In one of my dreams a group of frustrated and critical women, an un-nourishing restaurant experience, and a missing suitcase representing unacknowledgment, unrealized longings and social neediness, and a symbol of independence and of not going somewhere in life confronted me. Whew! With dreams like that who needs stress?
But through my dream and subsequent reflection I learned something about myself. Once again I noticed that I was still looking for approval from my mother and as was usual, I didn’t get it. She’s been dead for 13 years now and the part of me that’s still looking for acknowledgment is the part of me that tried to get it 60+ years ago.
I also learned again that there’s no satisfying acknowledgement from outside myself when the inside has yet to acknowledge. I project the unsatisfied acknowledgement onto the stage of the waking world and then blame the waking world inhabitants for not acknowledging me properly. I’ve known this for quite some time, but I always seem to forget until the universe brings it up to me yet again, and again, and again.
This is not to say that the waking world inhabitants don’t have their own acknowledgement issues. I’ve observed many folks either delivering conditional acknowledgements, or throwing up subtle and not so subtle barriers toward acknowledgment coming their way.
Conditional acknowledgment, the kind where one hand delivers while another takes away such as “He’s really good for someone as awkward as he is!” Is like no acknowledgement at all. Don’t bother, I say. Don’t toss an acknowledgment that’s going to drop to the floor before the intended receiver can catch it. You won’t make any goals that way.
Acknowledgment is a tricky thing, we’re all looking for it and it’s all about the approval we didn’t get, or perceived not getting, from our parents. Acknowledgment can be energizing and empowering, or de-energizing and disempowering depending on the sincerity and quality of the delivery. Better to just say “good job” than to get all flowery and come across as disingenuous.
I used to present a workshop a number of years ago called “The Acknowledgment Workshop”. I spent a great deal of time helping people discover what acknowledgment was and was not and what were some of the barriers to giving it and some of the obstacles to getting it e.g. accepting it. What I didn’t do then was to talk about the inner dialog that many of us have that makes it difficult to present, or accept, nor did I spend much time talking about who’s really responsible for getting and giving acknowledgment.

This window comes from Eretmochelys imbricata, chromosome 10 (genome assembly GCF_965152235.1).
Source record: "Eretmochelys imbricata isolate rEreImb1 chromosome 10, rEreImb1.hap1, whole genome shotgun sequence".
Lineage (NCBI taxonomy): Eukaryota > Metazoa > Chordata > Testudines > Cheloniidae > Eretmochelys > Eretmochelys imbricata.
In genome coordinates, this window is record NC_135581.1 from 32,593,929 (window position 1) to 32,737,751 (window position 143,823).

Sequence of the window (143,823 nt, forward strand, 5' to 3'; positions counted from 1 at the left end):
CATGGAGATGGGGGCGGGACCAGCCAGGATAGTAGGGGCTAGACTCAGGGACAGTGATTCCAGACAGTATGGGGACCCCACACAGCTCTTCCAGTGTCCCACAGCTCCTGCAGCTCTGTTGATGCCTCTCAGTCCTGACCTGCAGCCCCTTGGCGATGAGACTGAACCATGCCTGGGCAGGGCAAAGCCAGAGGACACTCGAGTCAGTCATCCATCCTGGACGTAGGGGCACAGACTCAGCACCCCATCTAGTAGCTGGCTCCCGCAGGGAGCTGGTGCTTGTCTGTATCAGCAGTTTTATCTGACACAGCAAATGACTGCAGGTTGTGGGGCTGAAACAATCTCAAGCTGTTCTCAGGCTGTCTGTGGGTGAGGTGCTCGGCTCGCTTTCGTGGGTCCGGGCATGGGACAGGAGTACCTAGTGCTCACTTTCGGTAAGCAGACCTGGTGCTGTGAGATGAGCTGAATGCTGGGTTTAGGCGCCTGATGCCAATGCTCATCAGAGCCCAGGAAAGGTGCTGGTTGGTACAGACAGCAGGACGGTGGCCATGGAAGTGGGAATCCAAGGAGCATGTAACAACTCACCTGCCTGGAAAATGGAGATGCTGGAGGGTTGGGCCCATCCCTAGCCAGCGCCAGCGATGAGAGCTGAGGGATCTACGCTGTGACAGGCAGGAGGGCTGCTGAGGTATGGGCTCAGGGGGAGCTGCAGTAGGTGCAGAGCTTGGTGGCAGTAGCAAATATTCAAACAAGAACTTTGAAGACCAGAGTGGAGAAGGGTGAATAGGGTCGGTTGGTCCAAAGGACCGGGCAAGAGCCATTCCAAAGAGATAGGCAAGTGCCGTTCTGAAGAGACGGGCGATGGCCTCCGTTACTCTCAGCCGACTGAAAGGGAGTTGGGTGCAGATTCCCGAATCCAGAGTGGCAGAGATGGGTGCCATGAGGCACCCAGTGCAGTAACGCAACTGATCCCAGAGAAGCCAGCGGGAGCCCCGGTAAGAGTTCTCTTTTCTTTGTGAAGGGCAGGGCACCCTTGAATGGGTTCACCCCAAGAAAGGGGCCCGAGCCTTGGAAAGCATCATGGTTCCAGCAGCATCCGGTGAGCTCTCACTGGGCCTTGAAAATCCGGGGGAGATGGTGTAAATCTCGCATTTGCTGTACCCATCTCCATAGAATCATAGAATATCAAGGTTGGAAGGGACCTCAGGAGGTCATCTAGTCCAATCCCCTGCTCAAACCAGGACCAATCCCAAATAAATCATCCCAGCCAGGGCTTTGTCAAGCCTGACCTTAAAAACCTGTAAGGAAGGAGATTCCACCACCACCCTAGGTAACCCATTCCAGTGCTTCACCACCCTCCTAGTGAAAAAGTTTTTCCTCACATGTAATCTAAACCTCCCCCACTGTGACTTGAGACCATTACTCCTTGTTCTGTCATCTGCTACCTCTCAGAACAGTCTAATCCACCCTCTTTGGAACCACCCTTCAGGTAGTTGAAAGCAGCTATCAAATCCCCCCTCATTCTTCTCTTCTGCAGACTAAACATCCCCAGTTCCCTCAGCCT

Bottom line– Personal responsibility is more than being responsible for your actions, it is also being responsible for what you project onto your experiences and onto the actions of others. Responsibility includes your interpretation of reality and what you do with that.
Acknowledgment is a dance between the receiver and the giver with each responsible for what is delivered and what is received. We owe it to the one to whom we are giving the acknowledgment to make sure that it is given in a way that it can be received and that it actually is taken in the manner it was given. It is also incumbent on the receiver to communicate to the giver what is wanted and needed.
That last part is by far the most difficult because it can be quite embarrassing and it has the potential for disempowering the giver e.g. it can be seen as a criticism of the acknowledgment and thus insult the giver. Mostly I wait until another time and place and unrelated to the off-putting acknowledgment to make a statement of what I need regarding an acknowledgment, though if it’s just between the other person and me, I have been known to take them aside and let them know that I didn’t really feel the acknowledgment, but for an acknowledgment junkie like me that doesn’t always happen e.g. why take the chance that whatever acknowledgment was there will then be rescinded?
I also learned (again) that one cannot receive or deliver true, unconditional acknowledgment through the ego-self. It is through the larger soul-self that acknowledgment is experienced. It is through that part of each of us that is, and experiences, love. And as with everything meaningful, that’s where acknowledgment comes from either in it’s giving, or it’s receiving–love.
Acknowledgment has the best chance of traversing the distance between people when it comes out of that place of love and is embraced by the same place in the other. Love is never conditional,half-hearted, or self-serving.
Yet love in the form of an acknowledgment isn’t always about “peace and pleasure”*. Love can come to one whether consciously intended or unintended by the giver, in a way that makes the receiver look deeply into their self to see what lies in their heart of hearts.
The Lebanese poet Kahlil Gibran wrote in his Prophet pointing out another level of love,
“All these things shall love do unto you that you may know the secrets of your heart, and in that knowledge become a fragment of Life’s heart.
But if in your fear you would seek only love’s peace and love’s pleasure*,
Then it is better for you that you cover your nakedness and pass out of love’s threshing-floor,
Into the seasonless world where you shall laugh, but not all of your laughter, and weep, but not all of your tears.
Love gives naught but itself and takes naught but from itself.
Love possesses not nor would it be possessed;
For love is sufficient unto love.”
Though Gibran may not have meant it this way, I believe that there are some secrets of the heart that need to be made known so that they do not prevent it’s true expression. In this way a conditional acknowledgment can be in the service of love because it focuses your attention on what you’re doing with it and provides the opportunity to ask yourself why. For me the pain of an unsatisfying acknowledgment can be useful and healing. My heart is often opened through pain and thus I try not to reject its healing process.